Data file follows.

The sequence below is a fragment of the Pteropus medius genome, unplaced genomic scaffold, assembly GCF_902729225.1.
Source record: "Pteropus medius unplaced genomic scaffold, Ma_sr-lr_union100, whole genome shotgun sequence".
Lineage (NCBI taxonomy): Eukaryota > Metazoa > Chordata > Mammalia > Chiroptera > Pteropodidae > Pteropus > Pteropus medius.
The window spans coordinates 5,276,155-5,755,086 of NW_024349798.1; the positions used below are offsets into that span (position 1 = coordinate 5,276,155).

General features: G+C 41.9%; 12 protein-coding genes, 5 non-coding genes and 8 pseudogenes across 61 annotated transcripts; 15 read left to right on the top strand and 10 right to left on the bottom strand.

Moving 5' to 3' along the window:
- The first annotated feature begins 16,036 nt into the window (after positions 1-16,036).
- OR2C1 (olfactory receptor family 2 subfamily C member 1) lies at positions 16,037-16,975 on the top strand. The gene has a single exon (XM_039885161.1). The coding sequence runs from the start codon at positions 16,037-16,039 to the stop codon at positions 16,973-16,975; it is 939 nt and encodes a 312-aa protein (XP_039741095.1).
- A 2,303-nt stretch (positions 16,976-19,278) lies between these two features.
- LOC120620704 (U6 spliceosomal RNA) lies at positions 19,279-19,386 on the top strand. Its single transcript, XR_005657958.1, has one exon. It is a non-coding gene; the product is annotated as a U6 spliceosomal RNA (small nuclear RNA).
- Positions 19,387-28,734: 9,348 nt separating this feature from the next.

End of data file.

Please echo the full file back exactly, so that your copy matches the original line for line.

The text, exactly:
The sequence below is a fragment of the Pteropus medius genome, unplaced genomic scaffold, assembly GCF_902729225.1.
Source record: "Pteropus medius unplaced genomic scaffold, Ma_sr-lr_union100, whole genome shotgun sequence".
Lineage (NCBI taxonomy): Eukaryota > Metazoa > Chordata > Mammalia > Chiroptera > Pteropodidae > Pteropus > Pteropus medius.
The window spans coordinates 5,276,155-5,755,086 of NW_024349798.1; the positions used below are offsets into that span (position 1 = coordinate 5,276,155).

General features: G+C 41.9%; 12 protein-coding genes, 5 non-coding genes and 8 pseudogenes across 61 annotated transcripts; 15 read left to right on the top strand and 10 right to left on the bottom strand.

Moving 5' to 3' along the window:
- The first annotated feature begins 16,036 nt into the window (after positions 1-16,036).
- OR2C1 (olfactory receptor family 2 subfamily C member 1) lies at positions 16,037-16,975 on the top strand. The gene has a single exon (XM_039885161.1). The coding sequence runs from the start codon at positions 16,037-16,039 to the stop codon at positions 16,973-16,975; it is 939 nt and encodes a 312-aa protein (XP_039741095.1).
- A 2,303-nt stretch (positions 16,976-19,278) lies between these two features.
- LOC120620704 (U6 spliceosomal RNA) lies at positions 19,279-19,386 on the top strand. Its single transcript, XR_005657958.1, has one exon. It is a non-coding gene; the product is annotated as a U6 spliceosomal RNA (small nuclear RNA).
- Positions 19,387-28,734: 9,348 nt separating this feature from the next.